June 20, 2010
COSTA RICA – Alba Contreras Marchena had been living in a make-shift, one room house with her three children. At times, such as when her youngest son had a kidney infection, they went to stay with her mother or sister. But most nights they slept three or four to a bed, drawing a plastic tarp over themselves and their belongings in order to keep out the rain.
For several years, the Contreras and eight other families in their community had steadfastly applied for government housing programs, but their monthly income was either too low or too sporadic to qualify.
Alba’s first impressions of Habitat for Humanity Costa Rica are recorded in a diary that she kept throughout her experience of finally being able to build her new home.
It starts out, “My name is Alba Contreras Marchena, and I would like to tell you about my joy.”
In the diary, Alba talks about one of her first meetings with Habitat for Humanity Costa Rica—people who she later describes as having become something like family. “They visited the shacks where we live,” she says. “But they also sat with us, and advised us to fight for our dreams. Don Rafa, the National Director of Habitat, told us that it doesn’t matter what storm God sends. The calm will come.”
The house—two bedrooms, a living/dining room and small patio—was built in just eight days, three months after Alba and her family had applied for credit with Habitat for Humanity. Throughout construction, Alba and other “Habitat moms” provided hot meals and cold drinks for the masons and volunteers.
Her home loan, which includes 525 square feet of land, will be repaid in small installments of about US$35 a month.
The house also includes water and electricity. “I don’t know how many times we turned the lights on and off,” Alba says in an interview, laughing. “And we flushed the toilet again and again when we first hooked it up, just to see our water—in our house.
“In that moment, we began a new story.”
For Alba, however, a simple, decent home was just the beginning. She admits that it took some time for her and the other Habitat families to be welcomed into their new community. “At times people even threw stones,” she says. But she didn’t give up. After a few months, she was leading these same neighbors in a successful lobby for street lights, guiding families through the process of applying for additional home improvement programs, and motivating others to attend Habitat for Humanity’s Financial Education workshops.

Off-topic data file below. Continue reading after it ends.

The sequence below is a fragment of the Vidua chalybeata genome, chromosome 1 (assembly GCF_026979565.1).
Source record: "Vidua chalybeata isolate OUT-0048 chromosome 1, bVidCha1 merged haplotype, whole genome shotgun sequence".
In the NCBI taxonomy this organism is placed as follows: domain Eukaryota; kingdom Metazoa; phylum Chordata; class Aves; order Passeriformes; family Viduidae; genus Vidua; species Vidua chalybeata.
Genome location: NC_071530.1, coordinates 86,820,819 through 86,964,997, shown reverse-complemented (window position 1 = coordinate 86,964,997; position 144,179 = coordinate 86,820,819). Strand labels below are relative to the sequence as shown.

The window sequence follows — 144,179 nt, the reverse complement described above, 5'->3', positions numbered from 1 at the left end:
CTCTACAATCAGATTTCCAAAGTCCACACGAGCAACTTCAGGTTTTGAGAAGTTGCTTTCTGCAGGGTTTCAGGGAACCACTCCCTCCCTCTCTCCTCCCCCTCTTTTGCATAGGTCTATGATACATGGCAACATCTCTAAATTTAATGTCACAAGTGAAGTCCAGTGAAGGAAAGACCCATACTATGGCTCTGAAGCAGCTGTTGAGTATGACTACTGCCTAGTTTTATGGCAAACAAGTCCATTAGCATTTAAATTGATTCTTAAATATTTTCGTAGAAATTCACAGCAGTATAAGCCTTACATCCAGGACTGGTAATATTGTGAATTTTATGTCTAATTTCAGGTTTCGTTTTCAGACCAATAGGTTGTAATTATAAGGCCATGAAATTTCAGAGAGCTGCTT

In one of these workshops, the idea arose for a community Women’s Association, which would organize infrastructural improvements such as road maintenance, public telephones and parks. Alba was, and continues to be, at the forefront. When asked what the association does, she answers, “A little of everything! We’ve created a communal area, and now have a project for an eco-tourism center where we can sell artisan products made by single mothers from the community.”
The association is also thinking to start a scholarship program that provides an opportunity for philanthropic donors to sponsor children in need of funds to continue their education.
In January of 2009—nearly a year after Alba moved into her new home—a 6.1-magnitude earthquake struck Costa Rica, with its epicenter just miles from her community. The quake took 34 lives and displaced some 1,200 people. “We are fine,” says Alba in her diary. “Our houses were not damaged, but in Cinchona, where the epicenter was, there are many families who lost their homes. There are deaths and injuries. Today, Saturday, Habitat is here with us. They responded immediately after the tragedy, helping at first with basic necessities and clothing. Thank you.”
Alba’s diary ends with an encouraging reminder that, “Habitat does not only provide shelter, it gives us happiness. It provides motivation and optimism. It provides confidence. It provides quality of life. Thank you, friends, for having given so much.”
To learn more about Habitat for Humanity in Latin America and the Caribbean, click here .